Saturday, November 19, 2005

A Tiny Bite of Spending Control

Congratulations to the Republican leadership in the House of Representatives and Majority Leader Roy blunt, in particular. The US House of Representatives in the middle of the night Thursday made a small reduction in the increase of spending. It was a bold step and vigorously opposed. It passed by one vote. A new source Pajamas Media has the story from Friday morning. These were not reductions in spending, only a slow-down in the increase in spending.
The broader budget bill would slice almost $50 billion from the deficit by the end of the decade by curbing rapidly growing benefit programs such as Medicaid, food stamps and student loan subsidies. Republicans said reining in such programs whose costs spiral upward each year automatically s the first step to restoring fiscal discipline. "This unchecked spending is growing faster than our economy, faster than inflation, and far beyond our means to sustain it," said Budget Committee Chairman Jim Nussle, R-Iowa. Both bills are part of a campaign by Republican leaders to burnish their party's budget-cutting credentials as they try to reduce a deficit swelled by spending on the Iraq war and Hurricane Katrina.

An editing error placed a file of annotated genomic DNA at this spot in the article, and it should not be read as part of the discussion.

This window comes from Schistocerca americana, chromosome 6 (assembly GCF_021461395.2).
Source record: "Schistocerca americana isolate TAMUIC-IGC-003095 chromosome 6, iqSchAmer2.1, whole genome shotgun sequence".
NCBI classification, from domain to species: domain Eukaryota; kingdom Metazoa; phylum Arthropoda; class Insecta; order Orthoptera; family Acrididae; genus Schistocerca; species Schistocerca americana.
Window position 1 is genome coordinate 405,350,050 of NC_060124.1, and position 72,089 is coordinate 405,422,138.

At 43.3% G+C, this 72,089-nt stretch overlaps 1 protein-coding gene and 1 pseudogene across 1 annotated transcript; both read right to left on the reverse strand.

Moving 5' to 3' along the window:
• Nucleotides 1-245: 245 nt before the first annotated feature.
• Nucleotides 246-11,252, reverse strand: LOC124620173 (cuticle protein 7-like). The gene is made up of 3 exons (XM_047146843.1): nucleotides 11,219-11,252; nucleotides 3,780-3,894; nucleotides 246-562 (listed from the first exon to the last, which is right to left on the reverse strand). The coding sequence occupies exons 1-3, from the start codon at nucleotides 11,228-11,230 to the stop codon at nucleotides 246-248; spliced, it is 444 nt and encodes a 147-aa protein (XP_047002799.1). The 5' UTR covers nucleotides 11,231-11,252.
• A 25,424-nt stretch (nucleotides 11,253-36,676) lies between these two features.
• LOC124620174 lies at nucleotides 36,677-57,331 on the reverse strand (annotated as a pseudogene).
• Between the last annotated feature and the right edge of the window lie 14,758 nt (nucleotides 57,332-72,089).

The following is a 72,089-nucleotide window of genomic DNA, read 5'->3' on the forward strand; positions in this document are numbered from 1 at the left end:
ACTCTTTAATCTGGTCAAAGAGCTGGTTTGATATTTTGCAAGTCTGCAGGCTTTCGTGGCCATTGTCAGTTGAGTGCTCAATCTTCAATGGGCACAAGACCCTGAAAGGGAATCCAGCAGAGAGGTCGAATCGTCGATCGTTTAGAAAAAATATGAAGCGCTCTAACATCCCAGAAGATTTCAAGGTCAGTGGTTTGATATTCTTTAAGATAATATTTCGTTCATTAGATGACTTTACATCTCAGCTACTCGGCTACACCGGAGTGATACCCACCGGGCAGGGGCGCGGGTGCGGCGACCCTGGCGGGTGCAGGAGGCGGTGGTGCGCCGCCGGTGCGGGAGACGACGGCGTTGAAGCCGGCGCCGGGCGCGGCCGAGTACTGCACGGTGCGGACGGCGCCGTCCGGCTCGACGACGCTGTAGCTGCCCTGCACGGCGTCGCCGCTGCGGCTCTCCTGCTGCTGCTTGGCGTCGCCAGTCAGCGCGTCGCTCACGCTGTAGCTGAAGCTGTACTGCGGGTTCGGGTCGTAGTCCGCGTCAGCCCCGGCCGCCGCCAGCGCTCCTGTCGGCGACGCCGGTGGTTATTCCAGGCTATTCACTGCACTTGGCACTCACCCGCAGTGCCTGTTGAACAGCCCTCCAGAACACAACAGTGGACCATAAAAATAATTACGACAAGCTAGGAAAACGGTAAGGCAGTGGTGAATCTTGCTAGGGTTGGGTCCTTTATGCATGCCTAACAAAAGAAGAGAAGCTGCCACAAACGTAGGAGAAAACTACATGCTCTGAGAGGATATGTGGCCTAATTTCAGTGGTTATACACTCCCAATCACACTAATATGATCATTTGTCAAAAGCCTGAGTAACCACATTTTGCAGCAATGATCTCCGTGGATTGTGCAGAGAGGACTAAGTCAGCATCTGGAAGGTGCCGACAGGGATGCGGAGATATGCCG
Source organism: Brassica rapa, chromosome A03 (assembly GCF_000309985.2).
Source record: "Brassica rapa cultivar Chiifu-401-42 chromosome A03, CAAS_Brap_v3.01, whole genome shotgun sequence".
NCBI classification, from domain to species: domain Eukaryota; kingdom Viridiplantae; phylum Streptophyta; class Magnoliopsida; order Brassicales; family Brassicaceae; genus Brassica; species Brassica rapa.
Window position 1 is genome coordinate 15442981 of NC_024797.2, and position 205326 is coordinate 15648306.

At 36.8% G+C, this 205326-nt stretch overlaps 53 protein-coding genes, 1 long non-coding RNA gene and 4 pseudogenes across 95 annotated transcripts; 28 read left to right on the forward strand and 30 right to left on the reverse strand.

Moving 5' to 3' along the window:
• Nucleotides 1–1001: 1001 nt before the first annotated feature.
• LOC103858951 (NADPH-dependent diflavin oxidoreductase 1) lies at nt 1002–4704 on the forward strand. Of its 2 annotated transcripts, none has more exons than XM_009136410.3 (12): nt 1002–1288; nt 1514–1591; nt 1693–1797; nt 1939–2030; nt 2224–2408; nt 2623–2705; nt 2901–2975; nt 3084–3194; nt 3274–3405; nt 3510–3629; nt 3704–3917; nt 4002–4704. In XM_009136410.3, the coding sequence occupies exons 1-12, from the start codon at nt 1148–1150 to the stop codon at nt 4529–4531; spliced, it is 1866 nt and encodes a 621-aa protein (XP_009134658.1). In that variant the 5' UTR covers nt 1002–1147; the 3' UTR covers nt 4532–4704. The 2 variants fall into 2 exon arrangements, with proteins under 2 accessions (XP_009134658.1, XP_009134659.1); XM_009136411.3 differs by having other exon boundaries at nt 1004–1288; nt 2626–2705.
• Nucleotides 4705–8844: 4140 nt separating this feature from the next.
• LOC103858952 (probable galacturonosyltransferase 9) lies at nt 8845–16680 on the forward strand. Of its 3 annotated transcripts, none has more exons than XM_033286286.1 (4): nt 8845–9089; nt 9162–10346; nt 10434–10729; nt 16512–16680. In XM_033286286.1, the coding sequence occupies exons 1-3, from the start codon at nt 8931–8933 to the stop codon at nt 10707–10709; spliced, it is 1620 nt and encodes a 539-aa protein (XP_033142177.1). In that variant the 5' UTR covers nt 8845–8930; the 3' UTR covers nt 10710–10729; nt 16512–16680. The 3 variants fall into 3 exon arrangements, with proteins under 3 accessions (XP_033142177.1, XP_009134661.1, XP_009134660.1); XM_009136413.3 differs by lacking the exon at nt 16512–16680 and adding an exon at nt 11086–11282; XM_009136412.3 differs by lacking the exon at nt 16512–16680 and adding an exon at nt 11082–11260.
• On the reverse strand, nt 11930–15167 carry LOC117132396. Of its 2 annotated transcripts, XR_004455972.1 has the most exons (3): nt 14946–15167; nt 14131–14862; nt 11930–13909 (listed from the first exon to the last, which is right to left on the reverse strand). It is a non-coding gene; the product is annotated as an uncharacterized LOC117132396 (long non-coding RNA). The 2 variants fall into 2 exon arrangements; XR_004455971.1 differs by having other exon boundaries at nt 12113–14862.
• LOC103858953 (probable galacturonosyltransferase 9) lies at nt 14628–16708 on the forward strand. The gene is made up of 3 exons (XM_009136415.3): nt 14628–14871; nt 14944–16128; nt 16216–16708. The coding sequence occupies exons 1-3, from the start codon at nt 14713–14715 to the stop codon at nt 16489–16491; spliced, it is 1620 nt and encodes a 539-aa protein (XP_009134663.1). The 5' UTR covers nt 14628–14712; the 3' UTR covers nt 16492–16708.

A dastardly attempt to increase the copay for doctor visits by Medicaid from $3 to $5 was beaten back. That is not a misprint - $3 copay because $5 is too high. A provision denying Medicaid nursing home benefits to people with home equity of $500,000 was modified by raising the cap to $750,000. We are trimming 6-foot weeds here, not cutting them. But it is progress. Update. Here is the honor roll of Democrats who voted for this spending restraint. You didn't see it? Mathematicians call it The Null Set. The set with length zero.

1 comment:

josh said...

Dear Ron,

As soon as the Republican Congress gobbles up this "deficit reduction" reduction with more tax cuts and subsidies for business, what will you say then? An investment in the future? Tax cuts generate growth? Barely a marginal effect. If the mantra of cuts=growth stimulus is even partially true, how would you explain Clinton's tax increases in 1993 (to reduce the Bush deficits) and an economy whose growth accelerated right through 2000? Whoops.
While you're whining about the increase in the home equity provision to $750,000 for people on Medicaid, I think you're right. Just throw their 80-year old spouses, the ones living in those houses, out on the street. It's where those leecehs belong, right next to Kennyboy Lay, Fristie, Tom DeLay, and Jack Abramoff. It's just a travesty that this country has not let the irchest of us suck up even more from the trough -the public one that hands out $10 billion to people who hold tobacco quotas, then brags about cutting people programs.

Josh